2. Public Education
Not only would public education about how different family planning can look depending on a family’s needs be a great way to change heteronormative conversations, it could also help to reduce stigmas. In sexual education classes across the country, it’s rare to find curriculum that includes lessons about queer families and the unique experiences of queer people who want to have children.
What’s normalized are heterosexual relationships in which a cis man and a cis woman have intercourse in hopes of conceiving. That’s not how it always happens. Queer and heterosexual couples trying to conceive use many different methods to conceive, and it’s important for those methods to be common knowledge. A universal understanding of the numerous ways one can start a family, could very well lead to fewer assumptions and possibly offensive conversations and questions.
3. Family Support
Whether they’re your family by blood or by choice, support from people you know and love the most is incredibly important. Struggling with fertility issues can be difficult, and it’s necessary for queer families in that position to have a solid support network.
You can “go to appointments, help with record keeping, and ask questions,” Dr. Eyvazzadeh says. If someone you love is undergoing fertility treatments, asking them what they need can be the easiest way to find out what will actually help them. What you can offer them in terms of support. Be there.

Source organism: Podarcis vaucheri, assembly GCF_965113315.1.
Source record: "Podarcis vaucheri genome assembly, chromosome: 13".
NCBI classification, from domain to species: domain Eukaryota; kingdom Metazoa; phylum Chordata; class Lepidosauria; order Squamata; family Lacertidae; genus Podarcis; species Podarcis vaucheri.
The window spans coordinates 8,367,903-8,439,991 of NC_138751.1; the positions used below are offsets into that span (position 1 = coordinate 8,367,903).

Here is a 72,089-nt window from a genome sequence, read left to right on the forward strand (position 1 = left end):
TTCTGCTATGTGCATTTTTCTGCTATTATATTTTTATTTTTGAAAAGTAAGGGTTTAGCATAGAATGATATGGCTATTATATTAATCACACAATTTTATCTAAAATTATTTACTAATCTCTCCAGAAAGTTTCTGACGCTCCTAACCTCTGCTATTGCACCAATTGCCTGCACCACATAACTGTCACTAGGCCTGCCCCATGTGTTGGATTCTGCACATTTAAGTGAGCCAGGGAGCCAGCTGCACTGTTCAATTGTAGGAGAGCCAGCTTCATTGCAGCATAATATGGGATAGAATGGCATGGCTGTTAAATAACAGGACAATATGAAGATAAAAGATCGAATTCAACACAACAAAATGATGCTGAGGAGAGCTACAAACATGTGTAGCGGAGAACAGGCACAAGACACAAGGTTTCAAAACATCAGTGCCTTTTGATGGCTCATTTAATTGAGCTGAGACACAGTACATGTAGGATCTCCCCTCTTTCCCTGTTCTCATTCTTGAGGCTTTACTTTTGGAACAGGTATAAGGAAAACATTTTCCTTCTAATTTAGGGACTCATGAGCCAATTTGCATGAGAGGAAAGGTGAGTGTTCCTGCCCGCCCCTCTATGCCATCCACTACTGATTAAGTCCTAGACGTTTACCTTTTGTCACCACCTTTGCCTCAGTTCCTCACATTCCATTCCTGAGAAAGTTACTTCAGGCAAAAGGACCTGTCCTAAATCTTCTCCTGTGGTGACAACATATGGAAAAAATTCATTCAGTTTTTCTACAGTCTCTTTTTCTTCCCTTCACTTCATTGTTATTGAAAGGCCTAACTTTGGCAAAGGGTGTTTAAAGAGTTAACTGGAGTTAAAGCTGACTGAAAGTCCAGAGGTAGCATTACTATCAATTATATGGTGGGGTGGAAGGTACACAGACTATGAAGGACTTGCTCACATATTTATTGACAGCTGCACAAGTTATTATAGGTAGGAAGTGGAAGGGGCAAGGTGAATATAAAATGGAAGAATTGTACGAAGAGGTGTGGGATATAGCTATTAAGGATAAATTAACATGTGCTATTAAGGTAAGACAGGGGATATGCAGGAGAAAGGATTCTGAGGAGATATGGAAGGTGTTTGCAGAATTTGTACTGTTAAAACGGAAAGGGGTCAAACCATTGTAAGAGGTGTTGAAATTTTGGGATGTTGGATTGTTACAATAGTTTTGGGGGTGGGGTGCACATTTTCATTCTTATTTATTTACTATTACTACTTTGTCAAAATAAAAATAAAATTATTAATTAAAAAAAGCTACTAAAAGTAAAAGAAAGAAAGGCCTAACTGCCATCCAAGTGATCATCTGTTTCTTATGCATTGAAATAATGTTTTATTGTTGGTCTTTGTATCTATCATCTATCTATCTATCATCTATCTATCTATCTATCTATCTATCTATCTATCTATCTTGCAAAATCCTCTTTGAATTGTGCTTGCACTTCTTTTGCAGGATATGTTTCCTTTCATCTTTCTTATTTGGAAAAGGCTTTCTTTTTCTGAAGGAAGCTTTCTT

4. Culturally-Competent Care
“Straight people never have to wonder if a clinic will offer treatment,” Dr. Eyvazzadeh says. “When you’re queer, it’s a different story. You may see a doctor who is prejudiced against different groups of people and refuse to help you.”
There are countless examples in recent history of queer people being denied service, resources, or medical treatment simply because the provider was prejudiced. And in May of this year, the Department of Health and Human Services (HHS) issued a rule that would allow health care providers to deny service to LGBTQ people under the guise of "religious freedom." Queer families deserve culturally-competent care so that their family-building journey can be marked by support and comfort, instead of discrimination and fear.
5. Access To Support Groups
"Oftentimes, heterosexual couples can receive an infertility diagnosis after one year, but queer couples would have to go through six cycles of failed Intrauterine insemination (IUI) cycles before being given an infertile diagnosis," Dr. Eyvazzadeh says. "Oh, and they would have to pay for those six IUI cycles.”
Those failed Intrauterine insemination (IUI) cycles can be devastating. Queer families struggling with ART-related complications may not have anyone to talk to who understands what they’re going through, so support groups can be a place to turn to.